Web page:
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Tuesday, January 17, 2012

Qualcomm's perspective on patent wars

At times, reading annual reports is like hunting for a needle in a haystack. I experienced this while reading FY11 10K(annual report) of the CDMA technology owner Qualcomm(http://sec.gov/Archives/edgar/data/804328/000123445211000360/qcom10-k2011.htm). While most of the risk factors were boilerplate, one particular risk factor made interesting reading while QCOM complained that some of its customers were resorting to measures to avoid paying fair royalties. While the strategic use of patents has been detailed in the popular press(patent wars, patent bubble, patent trolls etc), few companies have been so forthright in their financial reports, and hence it warrants a read. Also, while patent challenges are the most common tool reported in the media, there are other ways to finesse patent challenges by using competition law, standard setting, contractual challenges, open source etc to achieve the same end. That is precisely what Strategic Management of Intellectual Property Rights(SMIPR) aims to achieve, and as such these strategies are a classic case. Below are relevant extracts of the risk factor(emphasis supplied by me).  Keep in mind that QCOM is not objective, but it does reflect the rights owner's perspective.
A small number of companies, in the past, have initiated various strategies in an attempt to renegotiate, mitigate and/or eliminate their need to pay royalties to us for the use of our intellectual property in order to negatively affect our business model and that of our other licensees. These strategies have included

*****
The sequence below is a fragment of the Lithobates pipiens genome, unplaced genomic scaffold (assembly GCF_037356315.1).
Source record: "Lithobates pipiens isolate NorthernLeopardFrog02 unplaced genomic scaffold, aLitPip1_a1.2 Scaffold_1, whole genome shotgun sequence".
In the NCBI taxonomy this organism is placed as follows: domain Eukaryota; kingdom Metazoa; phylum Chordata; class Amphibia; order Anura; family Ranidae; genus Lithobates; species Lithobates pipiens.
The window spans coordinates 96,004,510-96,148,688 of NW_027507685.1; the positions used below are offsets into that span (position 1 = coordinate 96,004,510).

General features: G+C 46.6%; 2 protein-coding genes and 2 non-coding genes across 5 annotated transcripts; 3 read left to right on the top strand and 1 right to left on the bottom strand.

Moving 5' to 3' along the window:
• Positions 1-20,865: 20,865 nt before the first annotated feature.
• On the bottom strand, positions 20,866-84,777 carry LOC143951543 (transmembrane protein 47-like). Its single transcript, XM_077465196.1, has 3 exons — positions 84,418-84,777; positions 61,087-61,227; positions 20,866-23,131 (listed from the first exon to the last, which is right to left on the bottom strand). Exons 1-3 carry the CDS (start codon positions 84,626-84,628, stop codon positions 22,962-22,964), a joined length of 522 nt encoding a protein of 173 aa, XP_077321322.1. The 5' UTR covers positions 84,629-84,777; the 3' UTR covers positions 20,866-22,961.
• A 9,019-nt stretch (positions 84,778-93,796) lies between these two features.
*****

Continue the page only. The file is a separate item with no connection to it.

(i) litigation, often alleging infringement of patents held by such companies, patent misuse, patent exhaustion and patent and license unenforceability, or some form of unfair competition,
(ii) taking positions contrary to our understanding of their contracts with us
(iii) appeals to governmental authorities
(iv) collective action, including working with wireless operators, standards bodies, other like-minded companies and other organizations, on both formal and informal bases, to adopt intellectual property policies and practices that could have the effect of limiting returns on intellectual property innovations and
(v) lobbying with governmental regulators and elected officials ..seeking the imposition of some form of compulsory licensing and/or to weaken a patent holder’s ability to enforce its rights or obtain a fair return for such rights.

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